Jordan Peele’s astonishing, audacious follow-up to Get Out does not disappoint. Us follows a vacationing family tormented by strangers who look exactly like them. Nothing can prepare audiences for this fearsome ride, not even the trailer, which only really confirms that Luniz’s I Got Five on It has been co-opted as an unnerving theme song.
There are few truly original ideas today so whilst Get Out shared narrative DNA with The Stepford Wives, Us is a distant cousin of Invasion of the Body Snatchers. Film references are aplenty, with nods to The Wolfman and The Shining to name the obvious ones. Whilst the filmmaker sources various bits from elsewhere, he creates a horror movie that can only be described as Peele-ian. His style is characterised by deftly placed comedy and producing fear in our imaginations as well on-screen, whilst holding up a mirror to America and creating a fresh mythology. The Tethered will enter the pop culture lexicon like the Sunken Place.
Unlike its predecessor, Us isn’t about race but it’s appreciable to have a black family at the centre of such a film, considering African-American actors historically haven’t been well accommodated in the genre. The trope of “black dude dies first” exists for a reason. The Wilson family stay in our minds thanks to the top-tier dual performances by the four actors.
Lupita Nyong’o is the star. She should be handed a second Oscar for her poignant, demented portrayal of matriarch Adelaide and her doppelgänger Red. Winston Duke is hilarious as happy-go-lucky father Gabe and brutal as his copycat Abraham. Evan Alex and Shahidi Wright Joseph portray the kids Jason and Zora with great gusto and chemistry, smartly outwitting their evil lookalikes. Further excellent performances come from cinematographer Mike Gioulakis – it’s nice to see the striking split diopter used in a non-Tarantino contemporary film – and Get Out composer Michael Abels, who again makes eerie use of chanting.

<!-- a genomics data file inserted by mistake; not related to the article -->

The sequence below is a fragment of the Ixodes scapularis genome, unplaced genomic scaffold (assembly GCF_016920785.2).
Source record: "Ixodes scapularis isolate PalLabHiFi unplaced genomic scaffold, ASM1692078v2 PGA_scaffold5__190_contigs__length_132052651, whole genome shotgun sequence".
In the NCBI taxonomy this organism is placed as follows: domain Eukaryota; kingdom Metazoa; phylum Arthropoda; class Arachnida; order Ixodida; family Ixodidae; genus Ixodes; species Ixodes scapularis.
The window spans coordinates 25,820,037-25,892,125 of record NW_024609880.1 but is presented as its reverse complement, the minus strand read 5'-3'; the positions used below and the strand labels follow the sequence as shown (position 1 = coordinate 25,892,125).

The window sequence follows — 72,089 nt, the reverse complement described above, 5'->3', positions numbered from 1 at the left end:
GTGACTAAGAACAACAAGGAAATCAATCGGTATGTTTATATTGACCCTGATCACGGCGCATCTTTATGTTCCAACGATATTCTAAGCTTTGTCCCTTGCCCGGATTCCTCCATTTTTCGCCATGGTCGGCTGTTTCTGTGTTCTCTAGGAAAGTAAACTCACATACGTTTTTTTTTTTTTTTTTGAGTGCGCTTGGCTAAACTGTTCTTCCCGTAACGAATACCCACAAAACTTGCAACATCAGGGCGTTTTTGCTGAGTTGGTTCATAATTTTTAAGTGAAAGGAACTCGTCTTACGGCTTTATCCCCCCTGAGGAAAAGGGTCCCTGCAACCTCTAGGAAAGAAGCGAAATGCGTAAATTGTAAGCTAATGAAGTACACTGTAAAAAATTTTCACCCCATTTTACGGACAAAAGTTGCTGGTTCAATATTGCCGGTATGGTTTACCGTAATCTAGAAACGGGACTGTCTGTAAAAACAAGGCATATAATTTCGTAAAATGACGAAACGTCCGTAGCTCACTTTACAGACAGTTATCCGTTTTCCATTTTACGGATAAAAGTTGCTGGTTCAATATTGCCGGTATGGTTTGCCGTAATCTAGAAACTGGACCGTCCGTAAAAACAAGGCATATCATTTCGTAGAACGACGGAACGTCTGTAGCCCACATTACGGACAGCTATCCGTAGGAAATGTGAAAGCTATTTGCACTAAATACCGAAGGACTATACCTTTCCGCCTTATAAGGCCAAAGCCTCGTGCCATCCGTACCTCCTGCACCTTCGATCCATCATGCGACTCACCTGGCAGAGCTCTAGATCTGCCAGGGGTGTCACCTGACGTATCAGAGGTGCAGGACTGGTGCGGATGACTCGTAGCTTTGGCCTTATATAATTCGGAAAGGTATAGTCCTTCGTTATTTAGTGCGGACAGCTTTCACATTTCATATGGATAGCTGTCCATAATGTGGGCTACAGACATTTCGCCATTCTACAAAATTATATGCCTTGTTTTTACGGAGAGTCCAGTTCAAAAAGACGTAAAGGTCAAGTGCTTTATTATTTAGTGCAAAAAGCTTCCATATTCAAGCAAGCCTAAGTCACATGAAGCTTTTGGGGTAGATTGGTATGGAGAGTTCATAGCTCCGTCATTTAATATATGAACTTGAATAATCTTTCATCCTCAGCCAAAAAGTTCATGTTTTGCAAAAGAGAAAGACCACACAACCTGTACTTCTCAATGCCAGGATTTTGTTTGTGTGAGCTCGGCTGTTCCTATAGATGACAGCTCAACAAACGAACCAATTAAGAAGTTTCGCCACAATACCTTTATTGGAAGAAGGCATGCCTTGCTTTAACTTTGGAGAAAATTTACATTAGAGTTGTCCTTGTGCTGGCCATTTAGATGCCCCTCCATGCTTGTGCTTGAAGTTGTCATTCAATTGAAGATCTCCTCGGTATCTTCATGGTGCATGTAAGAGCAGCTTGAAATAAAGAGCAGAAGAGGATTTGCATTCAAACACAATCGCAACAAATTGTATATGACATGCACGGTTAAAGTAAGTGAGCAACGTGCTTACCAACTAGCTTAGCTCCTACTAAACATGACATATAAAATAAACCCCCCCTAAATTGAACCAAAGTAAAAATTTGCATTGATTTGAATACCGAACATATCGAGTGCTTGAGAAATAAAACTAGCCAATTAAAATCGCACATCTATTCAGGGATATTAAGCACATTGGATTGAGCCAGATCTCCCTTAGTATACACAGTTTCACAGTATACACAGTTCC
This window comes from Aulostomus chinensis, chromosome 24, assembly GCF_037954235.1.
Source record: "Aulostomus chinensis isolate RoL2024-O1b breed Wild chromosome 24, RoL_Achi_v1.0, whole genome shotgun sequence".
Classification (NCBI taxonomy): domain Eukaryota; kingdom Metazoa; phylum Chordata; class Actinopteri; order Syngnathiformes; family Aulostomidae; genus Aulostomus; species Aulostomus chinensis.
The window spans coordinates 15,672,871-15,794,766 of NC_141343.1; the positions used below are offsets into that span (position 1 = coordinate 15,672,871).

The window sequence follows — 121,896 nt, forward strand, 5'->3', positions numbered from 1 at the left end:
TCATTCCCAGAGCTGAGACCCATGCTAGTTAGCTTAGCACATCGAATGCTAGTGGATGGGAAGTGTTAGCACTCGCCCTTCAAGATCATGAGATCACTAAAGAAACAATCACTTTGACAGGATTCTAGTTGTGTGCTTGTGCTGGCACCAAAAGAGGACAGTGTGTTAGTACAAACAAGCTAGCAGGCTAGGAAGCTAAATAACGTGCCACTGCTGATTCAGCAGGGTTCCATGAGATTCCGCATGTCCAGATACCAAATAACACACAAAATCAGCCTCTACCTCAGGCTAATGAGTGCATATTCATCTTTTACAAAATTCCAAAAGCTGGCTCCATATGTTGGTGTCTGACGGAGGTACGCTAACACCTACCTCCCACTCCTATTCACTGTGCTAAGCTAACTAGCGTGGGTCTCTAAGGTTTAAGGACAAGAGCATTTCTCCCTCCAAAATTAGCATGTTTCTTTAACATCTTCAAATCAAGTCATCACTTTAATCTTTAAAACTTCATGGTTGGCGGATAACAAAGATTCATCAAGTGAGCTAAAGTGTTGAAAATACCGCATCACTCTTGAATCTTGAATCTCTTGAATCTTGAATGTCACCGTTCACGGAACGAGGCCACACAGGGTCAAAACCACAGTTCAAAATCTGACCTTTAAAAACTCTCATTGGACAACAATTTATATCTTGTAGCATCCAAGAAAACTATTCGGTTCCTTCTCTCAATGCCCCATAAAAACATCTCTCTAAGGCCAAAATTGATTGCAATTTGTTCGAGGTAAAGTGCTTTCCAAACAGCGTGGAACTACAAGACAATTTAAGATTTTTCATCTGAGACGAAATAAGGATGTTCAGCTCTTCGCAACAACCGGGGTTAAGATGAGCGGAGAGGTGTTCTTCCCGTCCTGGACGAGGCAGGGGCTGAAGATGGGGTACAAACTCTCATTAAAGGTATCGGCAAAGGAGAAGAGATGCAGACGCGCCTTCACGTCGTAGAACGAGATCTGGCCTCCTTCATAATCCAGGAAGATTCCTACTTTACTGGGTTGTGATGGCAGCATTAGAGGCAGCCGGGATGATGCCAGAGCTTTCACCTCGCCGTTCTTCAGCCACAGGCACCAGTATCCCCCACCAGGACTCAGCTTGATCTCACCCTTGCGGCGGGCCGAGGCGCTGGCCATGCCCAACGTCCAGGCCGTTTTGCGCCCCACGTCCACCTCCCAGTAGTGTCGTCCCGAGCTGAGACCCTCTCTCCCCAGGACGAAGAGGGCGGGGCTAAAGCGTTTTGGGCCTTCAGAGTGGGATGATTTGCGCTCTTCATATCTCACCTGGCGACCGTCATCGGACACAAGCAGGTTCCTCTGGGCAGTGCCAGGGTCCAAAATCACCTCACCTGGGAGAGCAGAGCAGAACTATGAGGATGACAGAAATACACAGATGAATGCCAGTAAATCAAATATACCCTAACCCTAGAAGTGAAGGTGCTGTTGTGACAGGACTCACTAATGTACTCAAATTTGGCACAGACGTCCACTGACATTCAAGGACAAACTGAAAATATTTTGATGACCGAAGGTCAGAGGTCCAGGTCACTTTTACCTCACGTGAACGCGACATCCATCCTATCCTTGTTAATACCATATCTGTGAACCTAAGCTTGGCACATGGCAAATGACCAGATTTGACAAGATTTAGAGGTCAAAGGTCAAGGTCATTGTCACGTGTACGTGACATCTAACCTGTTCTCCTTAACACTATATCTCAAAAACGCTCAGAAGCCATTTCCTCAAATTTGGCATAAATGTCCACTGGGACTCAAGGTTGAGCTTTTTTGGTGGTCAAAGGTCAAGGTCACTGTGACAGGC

What Us says is less transparent than Peele’s previous movie but the intricate storytelling will reward repeat viewers. There are many symbols and motifs to unpick in this multi-layered narrative, none of which are detailed here so readers can experience the complete head trip. Expect to see many deep thematic analyses, and perhaps Peele will do another Vanity Fair video breaking down popular fan theories. Though, Us doesn’t really need to be explained or answered by him yet (or ever), he needs us to foremostly relish it as a terrifying cinematic experience. We certainly did.
Us is released nationwide on 22nd March 2019.
Watch the trailer for Us here: